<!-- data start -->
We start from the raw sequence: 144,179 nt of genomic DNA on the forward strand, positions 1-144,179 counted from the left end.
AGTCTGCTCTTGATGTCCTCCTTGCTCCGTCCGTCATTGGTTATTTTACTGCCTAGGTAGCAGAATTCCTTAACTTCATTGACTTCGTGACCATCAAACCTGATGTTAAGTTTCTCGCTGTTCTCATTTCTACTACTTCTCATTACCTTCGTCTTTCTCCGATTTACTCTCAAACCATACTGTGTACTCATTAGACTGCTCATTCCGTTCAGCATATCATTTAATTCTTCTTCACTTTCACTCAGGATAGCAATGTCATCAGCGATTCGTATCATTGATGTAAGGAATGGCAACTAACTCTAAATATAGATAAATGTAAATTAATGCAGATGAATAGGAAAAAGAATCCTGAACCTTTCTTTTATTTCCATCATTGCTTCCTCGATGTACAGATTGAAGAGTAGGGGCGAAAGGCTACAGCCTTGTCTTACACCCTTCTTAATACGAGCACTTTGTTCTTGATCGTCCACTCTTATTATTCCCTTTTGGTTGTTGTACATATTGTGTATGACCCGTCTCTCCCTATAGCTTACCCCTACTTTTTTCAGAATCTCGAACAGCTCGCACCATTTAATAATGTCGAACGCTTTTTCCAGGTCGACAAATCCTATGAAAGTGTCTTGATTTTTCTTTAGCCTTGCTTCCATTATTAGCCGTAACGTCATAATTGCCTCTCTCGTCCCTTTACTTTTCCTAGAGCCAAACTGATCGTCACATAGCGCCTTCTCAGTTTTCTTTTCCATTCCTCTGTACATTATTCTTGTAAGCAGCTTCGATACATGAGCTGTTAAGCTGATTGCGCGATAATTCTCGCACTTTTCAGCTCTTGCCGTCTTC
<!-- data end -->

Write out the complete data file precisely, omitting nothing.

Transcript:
We start from the raw sequence: 144,179 nt of genomic DNA on the forward strand, positions 1-144,179 counted from the left end.
AGTCTGCTCTTGATGTCCTCCTTGCTCCGTCCGTCATTGGTTATTTTACTGCCTAGGTAGCAGAATTCCTTAACTTCATTGACTTCGTGACCATCAAACCTGATGTTAAGTTTCTCGCTGTTCTCATTTCTACTACTTCTCATTACCTTCGTCTTTCTCCGATTTACTCTCAAACCATACTGTGTACTCATTAGACTGCTCATTCCGTTCAGCATATCATTTAATTCTTCTTCACTTTCACTCAGGATAGCAATGTCATCAGCGATTCGTATCATTGATGTAAGGAATGGCAACTAACTCTAAATATAGATAAATGTAAATTAATGCAGATGAATAGGAAAAAGAATCCTGAACCTTTCTTTTATTTCCATCATTGCTTCCTCGATGTACAGATTGAAGAGTAGGGGCGAAAGGCTACAGCCTTGTCTTACACCCTTCTTAATACGAGCACTTTGTTCTTGATCGTCCACTCTTATTATTCCCTTTTGGTTGTTGTACATATTGTGTATGACCCGTCTCTCCCTATAGCTTACCCCTACTTTTTTCAGAATCTCGAACAGCTCGCACCATTTAATAATGTCGAACGCTTTTTCCAGGTCGACAAATCCTATGAAAGTGTCTTGATTTTTCTTTAGCCTTGCTTCCATTATTAGCCGTAACGTCATAATTGCCTCTCTCGTCCCTTTACTTTTCCTAGAGCCAAACTGATCGTCACATAGCGCCTTCTCAGTTTTCTTTTCCATTCCTCTGTACATTATTCTTGTAAGCAGCTTCGATACATGAGCTGTTAAGCTGATTGCGCGATAATTCTCGCACTTTTCAGCTCTTGCCGTCTTC